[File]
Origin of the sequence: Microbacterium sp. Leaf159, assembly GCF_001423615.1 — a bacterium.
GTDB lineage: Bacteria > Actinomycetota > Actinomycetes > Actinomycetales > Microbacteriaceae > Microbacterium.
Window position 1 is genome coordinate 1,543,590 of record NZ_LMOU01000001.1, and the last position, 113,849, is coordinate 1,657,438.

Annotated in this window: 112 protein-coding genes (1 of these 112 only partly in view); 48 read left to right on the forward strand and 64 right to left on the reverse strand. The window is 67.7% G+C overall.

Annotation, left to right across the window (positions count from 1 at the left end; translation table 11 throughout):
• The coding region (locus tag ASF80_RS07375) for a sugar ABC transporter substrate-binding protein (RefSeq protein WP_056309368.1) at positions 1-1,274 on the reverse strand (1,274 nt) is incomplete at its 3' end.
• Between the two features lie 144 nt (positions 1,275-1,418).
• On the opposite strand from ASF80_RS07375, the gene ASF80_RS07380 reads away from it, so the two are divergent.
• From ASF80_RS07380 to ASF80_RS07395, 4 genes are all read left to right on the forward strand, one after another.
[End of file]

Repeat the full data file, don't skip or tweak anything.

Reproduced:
Origin of the sequence: Microbacterium sp. Leaf159, assembly GCF_001423615.1 — a bacterium.
GTDB lineage: Bacteria > Actinomycetota > Actinomycetes > Actinomycetales > Microbacteriaceae > Microbacterium.
Window position 1 is genome coordinate 1,543,590 of record NZ_LMOU01000001.1, and the last position, 113,849, is coordinate 1,657,438.

Annotated in this window: 112 protein-coding genes (1 of these 112 only partly in view); 48 read left to right on the forward strand and 64 right to left on the reverse strand. The window is 67.7% G+C overall.

Annotation, left to right across the window (positions count from 1 at the left end; translation table 11 throughout):
• The coding region (locus tag ASF80_RS07375) for a sugar ABC transporter substrate-binding protein (RefSeq protein WP_056309368.1) at positions 1-1,274 on the reverse strand (1,274 nt) is incomplete at its 3' end.
• Between the two features lie 144 nt (positions 1,275-1,418).
• On the opposite strand from ASF80_RS07375, the gene ASF80_RS07380 reads away from it, so the two are divergent.
• From ASF80_RS07380 to ASF80_RS07395, 4 genes are all read left to right on the forward strand, one after another.